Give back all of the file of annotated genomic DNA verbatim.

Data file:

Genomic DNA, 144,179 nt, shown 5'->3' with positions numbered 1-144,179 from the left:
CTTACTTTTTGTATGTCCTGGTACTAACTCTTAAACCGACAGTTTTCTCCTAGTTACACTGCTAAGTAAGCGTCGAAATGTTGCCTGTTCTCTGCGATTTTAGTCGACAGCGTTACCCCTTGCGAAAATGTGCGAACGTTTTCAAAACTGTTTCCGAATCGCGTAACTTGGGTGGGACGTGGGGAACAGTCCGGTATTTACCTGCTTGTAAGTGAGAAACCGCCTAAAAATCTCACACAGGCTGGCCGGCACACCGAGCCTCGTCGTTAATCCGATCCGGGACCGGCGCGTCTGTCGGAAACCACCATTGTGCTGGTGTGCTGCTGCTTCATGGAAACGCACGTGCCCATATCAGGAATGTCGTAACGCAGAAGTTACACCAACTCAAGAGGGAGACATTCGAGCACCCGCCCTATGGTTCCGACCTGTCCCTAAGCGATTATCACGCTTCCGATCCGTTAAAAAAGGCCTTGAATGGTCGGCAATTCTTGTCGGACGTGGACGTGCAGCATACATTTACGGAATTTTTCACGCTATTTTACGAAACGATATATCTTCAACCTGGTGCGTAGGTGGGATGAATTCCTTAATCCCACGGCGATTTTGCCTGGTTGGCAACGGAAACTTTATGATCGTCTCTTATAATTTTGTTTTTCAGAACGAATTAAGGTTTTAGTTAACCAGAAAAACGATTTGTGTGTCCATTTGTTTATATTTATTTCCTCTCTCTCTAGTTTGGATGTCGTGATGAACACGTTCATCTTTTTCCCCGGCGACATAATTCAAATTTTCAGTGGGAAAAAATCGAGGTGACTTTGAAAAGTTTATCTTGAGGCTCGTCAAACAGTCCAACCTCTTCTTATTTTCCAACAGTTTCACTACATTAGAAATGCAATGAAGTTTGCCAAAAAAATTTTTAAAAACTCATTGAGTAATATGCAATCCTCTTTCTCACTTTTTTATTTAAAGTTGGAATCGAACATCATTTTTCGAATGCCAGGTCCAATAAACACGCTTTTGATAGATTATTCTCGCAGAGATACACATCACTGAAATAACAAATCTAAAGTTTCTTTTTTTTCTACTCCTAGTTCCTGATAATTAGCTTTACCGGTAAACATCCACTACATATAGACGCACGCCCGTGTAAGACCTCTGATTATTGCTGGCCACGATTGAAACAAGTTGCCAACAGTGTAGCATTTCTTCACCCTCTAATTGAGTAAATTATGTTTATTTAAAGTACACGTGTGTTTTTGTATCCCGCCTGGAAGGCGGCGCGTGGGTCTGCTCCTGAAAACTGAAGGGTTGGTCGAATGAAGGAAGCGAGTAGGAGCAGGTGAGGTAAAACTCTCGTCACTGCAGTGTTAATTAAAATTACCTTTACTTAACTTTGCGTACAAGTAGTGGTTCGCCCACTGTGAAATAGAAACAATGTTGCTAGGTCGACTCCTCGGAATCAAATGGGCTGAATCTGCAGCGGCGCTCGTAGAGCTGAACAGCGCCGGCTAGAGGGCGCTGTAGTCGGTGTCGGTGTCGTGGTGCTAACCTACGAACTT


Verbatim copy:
Genomic DNA, 144,179 nt, shown 5'->3' with positions numbered 1-144,179 from the left:
CTTACTTTTTGTATGTCCTGGTACTAACTCTTAAACCGACAGTTTTCTCCTAGTTACACTGCTAAGTAAGCGTCGAAATGTTGCCTGTTCTCTGCGATTTTAGTCGACAGCGTTACCCCTTGCGAAAATGTGCGAACGTTTTCAAAACTGTTTCCGAATCGCGTAACTTGGGTGGGACGTGGGGAACAGTCCGGTATTTACCTGCTTGTAAGTGAGAAACCGCCTAAAAATCTCACACAGGCTGGCCGGCACACCGAGCCTCGTCGTTAATCCGATCCGGGACCGGCGCGTCTGTCGGAAACCACCATTGTGCTGGTGTGCTGCTGCTTCATGGAAACGCACGTGCCCATATCAGGAATGTCGTAACGCAGAAGTTACACCAACTCAAGAGGGAGACATTCGAGCACCCGCCCTATGGTTCCGACCTGTCCCTAAGCGATTATCACGCTTCCGATCCGTTAAAAAAGGCCTTGAATGGTCGGCAATTCTTGTCGGACGTGGACGTGCAGCATACATTTACGGAATTTTTCACGCTATTTTACGAAACGATATATCTTCAACCTGGTGCGTAGGTGGGATGAATTCCTTAATCCCACGGCGATTTTGCCTGGTTGGCAACGGAAACTTTATGATCGTCTCTTATAATTTTGTTTTTCAGAACGAATTAAGGTTTTAGTTAACCAGAAAAACGATTTGTGTGTCCATTTGTTTATATTTATTTCCTCTCTCTCTAGTTTGGATGTCGTGATGAACACGTTCATCTTTTTCCCCGGCGACATAATTCAAATTTTCAGTGGGAAAAAATCGAGGTGACTTTGAAAAGTTTATCTTGAGGCTCGTCAAACAGTCCAACCTCTTCTTATTTTCCAACAGTTTCACTACATTAGAAATGCAATGAAGTTTGCCAAAAAAATTTTTAAAAACTCATTGAGTAATATGCAATCCTCTTTCTCACTTTTTTATTTAAAGTTGGAATCGAACATCATTTTTCGAATGCCAGGTCCAATAAACACGCTTTTGATAGATTATTCTCGCAGAGATACACATCACTGAAATAACAAATCTAAAGTTTCTTTTTTTTCTACTCCTAGTTCCTGATAATTAGCTTTACCGGTAAACATCCACTACATATAGACGCACGCCCGTGTAAGACCTCTGATTATTGCTGGCCACGATTGAAACAAGTTGCCAACAGTGTAGCATTTCTTCACCCTCTAATTGAGTAAATTATGTTTATTTAAAGTACACGTGTGTTTTTGTATCCCGCCTGGAAGGCGGCGCGTGGGTCTGCTCCTGAAAACTGAAGGGTTGGTCGAATGAAGGAAGCGAGTAGGAGCAGGTGAGGTAAAACTCTCGTCACTGCAGTGTTAATTAAAATTACCTTTACTTAACTTTGCGTACAAGTAGTGGTTCGCCCACTGTGAAATAGAAACAATGTTGCTAGGTCGACTCCTCGGAATCAAATGGGCTGAATCTGCAGCGGCGCTCGTAGAGCTGAACAGCGCCGGCTAGAGGGCGCTGTAGTCGGTGTCGGTGTCGTGGTGCTAACCTACGAACTT